“One small positive thought in the morning can change your whole day.”

One small positive thought in the morning can change your whole day.

As the summer dies down and another school year is about to begin, my one-on-one coaching sessions with seniors start to rev up. Whether they are preparing for college auditions to get into dance or theater programs or they are prepping their essays and supplements to get into the academic institute of their dreams, I always start our first session the same: the importance of self-confidence and self talk in order to achieve peak performance.

As much as we may want to deny it, self-confidence comes from within not from outside sources. In order for us to perform optimally we need to have the self-confidence that we can succeed and that we are worthy of succeeding. Sounds easy, but unfortunately we know that is not always the case. Our inner voice becomes the key to building and maintaining a strong and healthy self-confidence. In more technical terms, this is called self talk - the act or practice of talking to oneself, either out loud or silently. It is important to train ourselves to limit the negative self talk and foster the positive self talk.

One of my favorite images to use when explaining how thoughts can quickly change the way we perceive a situation or evaluate ourselves is a spiral. A spiral is a curve that develops from a central point and gets progressively farther from that point as it grows. One small positive thought can lead towards an upward spiral resulting in confidence and uplifting energy, while one small negative thought can lead towards a downward spiral resulting in self pity and defeated energy.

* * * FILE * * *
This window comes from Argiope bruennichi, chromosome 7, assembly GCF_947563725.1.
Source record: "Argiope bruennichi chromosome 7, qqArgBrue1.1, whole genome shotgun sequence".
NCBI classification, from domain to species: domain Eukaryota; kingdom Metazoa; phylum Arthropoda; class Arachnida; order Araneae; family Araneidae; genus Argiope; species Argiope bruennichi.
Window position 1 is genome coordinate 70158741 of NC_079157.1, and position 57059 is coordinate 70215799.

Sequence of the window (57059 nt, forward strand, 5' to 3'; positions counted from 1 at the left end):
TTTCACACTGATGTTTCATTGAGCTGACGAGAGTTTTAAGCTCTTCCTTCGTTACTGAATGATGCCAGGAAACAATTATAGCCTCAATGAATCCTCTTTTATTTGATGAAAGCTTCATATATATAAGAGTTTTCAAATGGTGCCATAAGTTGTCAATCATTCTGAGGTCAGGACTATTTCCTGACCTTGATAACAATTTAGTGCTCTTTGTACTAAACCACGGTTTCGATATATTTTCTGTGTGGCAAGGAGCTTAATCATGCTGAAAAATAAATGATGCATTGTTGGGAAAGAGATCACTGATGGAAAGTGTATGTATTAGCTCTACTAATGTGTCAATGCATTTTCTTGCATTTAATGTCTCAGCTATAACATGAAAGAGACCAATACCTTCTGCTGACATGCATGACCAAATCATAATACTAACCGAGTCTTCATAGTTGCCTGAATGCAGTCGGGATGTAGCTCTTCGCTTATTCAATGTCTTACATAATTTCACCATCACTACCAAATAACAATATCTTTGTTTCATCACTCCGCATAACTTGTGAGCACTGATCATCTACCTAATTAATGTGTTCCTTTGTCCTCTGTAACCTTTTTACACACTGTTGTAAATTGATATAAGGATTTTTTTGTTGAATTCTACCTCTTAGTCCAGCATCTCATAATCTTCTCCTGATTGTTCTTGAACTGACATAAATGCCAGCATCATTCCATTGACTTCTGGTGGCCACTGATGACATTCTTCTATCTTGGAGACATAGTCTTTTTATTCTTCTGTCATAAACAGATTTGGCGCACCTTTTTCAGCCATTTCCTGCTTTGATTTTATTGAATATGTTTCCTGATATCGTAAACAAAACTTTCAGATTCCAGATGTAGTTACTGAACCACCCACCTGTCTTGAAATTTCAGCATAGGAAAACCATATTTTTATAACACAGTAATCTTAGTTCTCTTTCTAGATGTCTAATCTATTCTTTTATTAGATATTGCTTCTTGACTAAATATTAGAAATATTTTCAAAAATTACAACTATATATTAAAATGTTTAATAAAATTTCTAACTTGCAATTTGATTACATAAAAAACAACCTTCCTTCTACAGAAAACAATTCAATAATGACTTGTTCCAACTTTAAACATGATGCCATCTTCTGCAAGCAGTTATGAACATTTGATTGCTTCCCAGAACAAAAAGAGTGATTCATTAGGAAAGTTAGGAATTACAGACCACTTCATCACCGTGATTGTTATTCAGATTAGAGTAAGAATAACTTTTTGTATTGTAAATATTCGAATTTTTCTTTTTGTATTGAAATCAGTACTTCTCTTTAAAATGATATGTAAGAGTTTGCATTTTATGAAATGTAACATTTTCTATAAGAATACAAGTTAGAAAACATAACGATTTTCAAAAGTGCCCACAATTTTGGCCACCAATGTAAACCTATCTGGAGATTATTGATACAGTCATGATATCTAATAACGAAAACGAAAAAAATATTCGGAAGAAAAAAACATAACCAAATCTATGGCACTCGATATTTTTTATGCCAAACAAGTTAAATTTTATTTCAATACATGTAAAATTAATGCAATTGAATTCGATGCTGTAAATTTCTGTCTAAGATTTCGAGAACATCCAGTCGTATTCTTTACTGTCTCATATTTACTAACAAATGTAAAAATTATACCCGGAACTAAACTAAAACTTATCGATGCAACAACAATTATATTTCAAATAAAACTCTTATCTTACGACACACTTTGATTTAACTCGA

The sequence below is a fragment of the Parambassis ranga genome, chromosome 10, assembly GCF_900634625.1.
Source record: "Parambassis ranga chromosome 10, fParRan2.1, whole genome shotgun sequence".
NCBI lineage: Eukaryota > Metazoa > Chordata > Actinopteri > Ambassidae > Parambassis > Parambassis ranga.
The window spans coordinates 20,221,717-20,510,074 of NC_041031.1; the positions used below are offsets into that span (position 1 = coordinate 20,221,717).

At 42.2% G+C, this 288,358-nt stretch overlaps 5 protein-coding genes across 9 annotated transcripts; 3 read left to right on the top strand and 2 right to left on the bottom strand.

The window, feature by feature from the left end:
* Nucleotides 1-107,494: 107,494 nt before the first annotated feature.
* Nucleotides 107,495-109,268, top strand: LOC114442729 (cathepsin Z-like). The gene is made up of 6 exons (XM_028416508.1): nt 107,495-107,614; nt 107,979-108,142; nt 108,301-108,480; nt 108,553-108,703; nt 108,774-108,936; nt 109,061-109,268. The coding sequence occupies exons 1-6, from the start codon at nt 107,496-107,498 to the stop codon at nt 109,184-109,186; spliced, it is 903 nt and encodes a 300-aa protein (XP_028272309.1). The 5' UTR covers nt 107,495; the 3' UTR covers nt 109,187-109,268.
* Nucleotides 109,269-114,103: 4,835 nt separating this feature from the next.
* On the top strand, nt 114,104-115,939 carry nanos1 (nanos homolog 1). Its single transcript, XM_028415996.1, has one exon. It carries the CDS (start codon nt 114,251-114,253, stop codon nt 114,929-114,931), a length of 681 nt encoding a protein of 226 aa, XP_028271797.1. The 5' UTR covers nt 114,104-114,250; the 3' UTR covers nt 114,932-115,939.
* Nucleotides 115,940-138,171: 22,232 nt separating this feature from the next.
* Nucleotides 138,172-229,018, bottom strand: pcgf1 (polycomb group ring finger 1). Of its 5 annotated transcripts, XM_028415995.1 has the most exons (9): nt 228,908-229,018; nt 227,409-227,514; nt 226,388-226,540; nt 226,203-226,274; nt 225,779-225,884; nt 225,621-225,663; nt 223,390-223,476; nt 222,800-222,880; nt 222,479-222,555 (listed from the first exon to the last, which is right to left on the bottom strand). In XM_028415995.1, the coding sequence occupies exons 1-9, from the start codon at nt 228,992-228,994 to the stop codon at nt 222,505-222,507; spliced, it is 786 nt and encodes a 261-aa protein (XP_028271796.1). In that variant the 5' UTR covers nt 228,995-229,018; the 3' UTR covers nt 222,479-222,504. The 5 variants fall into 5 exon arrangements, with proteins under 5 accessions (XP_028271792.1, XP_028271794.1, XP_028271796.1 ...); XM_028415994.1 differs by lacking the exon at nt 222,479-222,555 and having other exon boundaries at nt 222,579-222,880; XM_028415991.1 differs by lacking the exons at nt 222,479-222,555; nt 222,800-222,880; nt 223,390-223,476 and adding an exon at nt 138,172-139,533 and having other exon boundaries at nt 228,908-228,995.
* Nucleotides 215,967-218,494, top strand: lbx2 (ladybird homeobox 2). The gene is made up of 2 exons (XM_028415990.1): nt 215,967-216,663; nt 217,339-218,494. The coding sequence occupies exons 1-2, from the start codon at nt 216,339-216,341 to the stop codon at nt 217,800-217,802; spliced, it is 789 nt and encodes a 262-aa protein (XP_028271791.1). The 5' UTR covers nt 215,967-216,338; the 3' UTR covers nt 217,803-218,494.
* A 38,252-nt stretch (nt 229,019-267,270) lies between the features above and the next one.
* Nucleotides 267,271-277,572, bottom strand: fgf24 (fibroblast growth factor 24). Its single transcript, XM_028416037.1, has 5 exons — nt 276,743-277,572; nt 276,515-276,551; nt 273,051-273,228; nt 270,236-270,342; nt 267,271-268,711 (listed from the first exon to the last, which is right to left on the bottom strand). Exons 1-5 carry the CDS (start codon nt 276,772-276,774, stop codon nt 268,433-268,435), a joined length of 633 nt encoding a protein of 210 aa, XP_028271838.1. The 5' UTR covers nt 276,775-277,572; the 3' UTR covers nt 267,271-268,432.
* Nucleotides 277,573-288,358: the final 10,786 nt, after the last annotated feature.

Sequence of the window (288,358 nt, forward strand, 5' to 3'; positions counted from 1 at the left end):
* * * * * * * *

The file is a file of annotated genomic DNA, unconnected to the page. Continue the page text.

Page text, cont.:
For example, when learning a new skill if we tell ourselves we are open and ready for a new challenge our mind will continue to approach learning that new skill in a positive way even when faced with some difficulties. However, if we tell ourselves we aren’t ready or can’t learn the new skill our mind will continue to find more reasons why we can’t, especially when faced with difficulties, until we finally close ourselves off. The same theory can be used in all areas of our lives, our relationships with family and friends, our role within the office, etc. In fact, the more we use these tools in both our personal and professional lives the deeper our mental practice becomes and the stronger we will be in overcoming adversity and maintaining a healthy self-confidence.

Can you think of a time in your life when a single thought created a downward spiral? How about a time when a thought created an upward spiral? Reflect on these moments and write them down. Through self reflection we can understand an abundance about ourselves and the patterns we have created.

Next week, I will offer more tools to help train and strengthen our mental practice. Stay tuned!

Copyright © 2018 Stephanie Simpson, All rights reserved.